With the knowledge you gain from your coursework, the critical thinking skills you develop through research, and the life skills you acquire from close working relationships with faculty and peers, you will be on track to excel in a physician assistant master’s degree program. And there are many other rewarding professions that you may wish to explore with your Medical Biology degree, including:
- Medical Researcher
- Clinical Researcher
- Drug Development Scientist
- Genetic Counselor
- Medical Editor
- Instrument Technician
Whether you have a specific career goal in mind or a vague idea of the field that interests you, Career Advising is here to help you plan your next step.
of first-time UNE candidates who passed the Physician Assistant National Certification Exam.
In addition to the typical resources found on a college campus, we also offer extensive computer resources, laboratories, and classroom facilities.
Harold Alfond Center
Sitting at the center of campus, facilities within the Harold Alfond Center for the Health Sciences include numerous lecture halls and teaching labs used by all majors within the School of Biological Sciences.
It is also the primary hub for undergraduate research within the School, housing the majority of faculty research labs and our indoor-access greenhouse.
Take a virtual tour of the Alfond Center
Peter and Cécile Morgane Hall
Morgane Hall contains the administrative offices of the School of Biological Sciences and most of its faculty. There are two lecture classrooms, two multi-purpose biology labs, and a genetics and microbiology lab.
The building also houses chemistry and physics labs with models and computer simulators for in-depth study of both biological and physical science concepts.
Take a virtual tour of Morgane Hall
Internships and Shadowing
You will need to acquire a minimum of 500 patient contact hours through a wide array of enriching internship opportunities. In addition, you will need to spend at least 20 hours shadowing a working physician assistant.
- Southern Maine Health Care
- Maine Medical Center
- UNE Petts Health Center
- Opportunities for undergraduates to participate in cutting-edge research across health care fields
- Mentorship from faculty at a university categorized as having “High Research Activity” by Carnegie Classification
- Paid research positions available
Labs dedicated to cellular and molecular research include:
- Kristin Burkholder, Ph.D., Microbiology Lab
- Studies the interaction of bacterial pathogens with their environment and host cells by employing techniques of classical microbiology, molecular biology, cell culture and microscopy.
- Geoff Ganter, Ph.D., Drosophila Neurogenetics Lab
- Employs genetic, microscopic, and behavior analysis approaches to identify targets for future pain medications.
- Jenn Garcia, Ph.D., Molecular Genetics Lab
- Uses techniques such as northern blotting, next-generation sequencing, immunoblotting, molecular cloning, quantitative PCR, microscopy, and yeast genetics to understand mechanisms that regulate gene expression in response to stress.
- Lei Lei, Ph. D., Molecular Biology Lab
- Studies developmental neurobiology and molecular evolution using molecular and bioinformatic tools
Labs dedicated to ecology and evolutionary biology research include:
- Ursula Roese, Ph.D., Chemical Ecology Lab
- Investigates chemical interactions between plants, insects, and microorganisms as well as applications that involve testing of plant compounds against human pathogens - using extractions and head space collections, as well as instrumentation to analyze organic compounds, including Gas Chromatography with Flame Ionization Detection (GC-FID) and Mass Spectrometry (GC-MS)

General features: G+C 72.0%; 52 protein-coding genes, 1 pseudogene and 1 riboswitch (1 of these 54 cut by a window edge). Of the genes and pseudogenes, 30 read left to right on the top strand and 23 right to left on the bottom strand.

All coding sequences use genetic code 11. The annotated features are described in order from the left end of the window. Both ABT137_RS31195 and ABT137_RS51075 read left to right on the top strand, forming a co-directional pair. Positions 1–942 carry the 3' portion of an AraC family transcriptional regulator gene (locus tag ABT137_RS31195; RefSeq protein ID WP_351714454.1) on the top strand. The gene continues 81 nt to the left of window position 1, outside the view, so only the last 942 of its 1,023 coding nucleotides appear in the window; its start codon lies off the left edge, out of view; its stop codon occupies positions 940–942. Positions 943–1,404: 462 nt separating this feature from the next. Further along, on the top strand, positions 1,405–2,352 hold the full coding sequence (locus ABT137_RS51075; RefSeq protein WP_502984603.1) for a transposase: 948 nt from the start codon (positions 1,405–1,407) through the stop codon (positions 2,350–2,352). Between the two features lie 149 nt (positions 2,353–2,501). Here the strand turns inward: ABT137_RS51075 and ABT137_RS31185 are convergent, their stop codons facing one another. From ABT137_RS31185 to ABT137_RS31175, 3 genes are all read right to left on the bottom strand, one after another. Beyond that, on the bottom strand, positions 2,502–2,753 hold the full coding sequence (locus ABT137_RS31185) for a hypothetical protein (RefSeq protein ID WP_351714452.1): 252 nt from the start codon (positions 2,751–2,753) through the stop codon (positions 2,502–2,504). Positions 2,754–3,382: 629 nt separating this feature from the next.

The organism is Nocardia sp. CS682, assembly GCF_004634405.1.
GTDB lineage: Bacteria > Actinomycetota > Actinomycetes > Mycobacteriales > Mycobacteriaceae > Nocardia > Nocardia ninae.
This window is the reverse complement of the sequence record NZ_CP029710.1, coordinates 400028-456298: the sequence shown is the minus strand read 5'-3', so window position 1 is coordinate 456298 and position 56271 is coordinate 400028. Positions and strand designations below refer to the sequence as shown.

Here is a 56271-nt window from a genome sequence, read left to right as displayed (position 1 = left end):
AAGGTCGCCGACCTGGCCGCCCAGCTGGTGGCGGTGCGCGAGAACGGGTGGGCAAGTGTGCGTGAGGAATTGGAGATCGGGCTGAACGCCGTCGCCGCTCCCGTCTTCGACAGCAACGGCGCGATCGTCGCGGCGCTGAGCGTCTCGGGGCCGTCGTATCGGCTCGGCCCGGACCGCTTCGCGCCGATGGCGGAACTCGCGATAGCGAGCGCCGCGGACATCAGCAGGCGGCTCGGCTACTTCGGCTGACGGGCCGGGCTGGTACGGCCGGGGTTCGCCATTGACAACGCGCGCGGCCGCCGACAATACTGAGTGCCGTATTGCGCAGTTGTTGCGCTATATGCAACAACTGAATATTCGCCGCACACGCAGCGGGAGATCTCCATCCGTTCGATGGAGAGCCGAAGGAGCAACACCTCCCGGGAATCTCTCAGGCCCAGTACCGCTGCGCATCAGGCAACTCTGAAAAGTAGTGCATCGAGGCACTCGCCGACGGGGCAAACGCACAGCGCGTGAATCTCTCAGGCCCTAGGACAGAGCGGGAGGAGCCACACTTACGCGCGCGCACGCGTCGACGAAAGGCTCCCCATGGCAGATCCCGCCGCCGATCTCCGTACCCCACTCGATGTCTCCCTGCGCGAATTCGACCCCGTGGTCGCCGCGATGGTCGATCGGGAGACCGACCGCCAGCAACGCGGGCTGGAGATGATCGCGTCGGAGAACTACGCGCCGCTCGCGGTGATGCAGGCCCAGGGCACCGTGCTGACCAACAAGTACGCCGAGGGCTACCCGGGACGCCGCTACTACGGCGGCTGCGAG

Labs dedicated to medical biology research include:
- David Sandmire, M.D., Physiology Lab
- Contains software and hardware equipment to measure beat-to-beat heart rate variability (HRV) as a gauge of sympathetic nervous system activity to objectively estimate anxiety level in response to art making
UNE's travel courses allow you to stay on track with your lab sciences and College of Arts and Sciences core curriculum while gaining enriching international experience.
The below travel courses are taught by Biology faculty.
BIO 290/290L or BIO 451 Tropical Forests and Global Change
This is a spring semester course that includes travel to Costa Rica for nine days during spring break, where you will explore the biodiversity of both tropical rainforests and dry forests. You will conduct fieldwork examining how human-induced changes in the environment — such as defaunation, invasive species, and global warming — impact these two forest types.
In addition, you will have the opportunity to zipline through the forest canopy, spend time at the beach, and enjoy the sights and sounds of tropical forests. Upon return, you will spend the rest of the semester drawing upon your travel experience to help you identify strategies to protect these natural systems from further human disturbance.
This course can be taken at either the 200- or 400-level, with students enrolling at the 400 level having greater expectations in terms of both depth of study and workload, and serving as research team leaders on group projects before, during, and after travel to Costa Rica.
Greece and Italy
BIO 290 Anatomy Through Classical and Renaissance Art
This is a semester-long seminar examining the importance of anatomical study as represented in the art of ancient Greece and Rome, and its re-emergence and elaboration during the Italian Renaissance.
The highlight of the course is a 10-day trip to Greece and Italy in May during which you will tour sites in Athens, Rome, Florence, and Bologna, representing the birthplaces of ancient and modern anatomical science. You will discover the many varied connections between anatomical study and art, especially in Renaissance Italy.
An individual research project with a multimedia presentation will be required.
To enroll in these courses, you must submit an application to the Global Education Program. You can also apply for a Global Education scholarship when applying to these courses.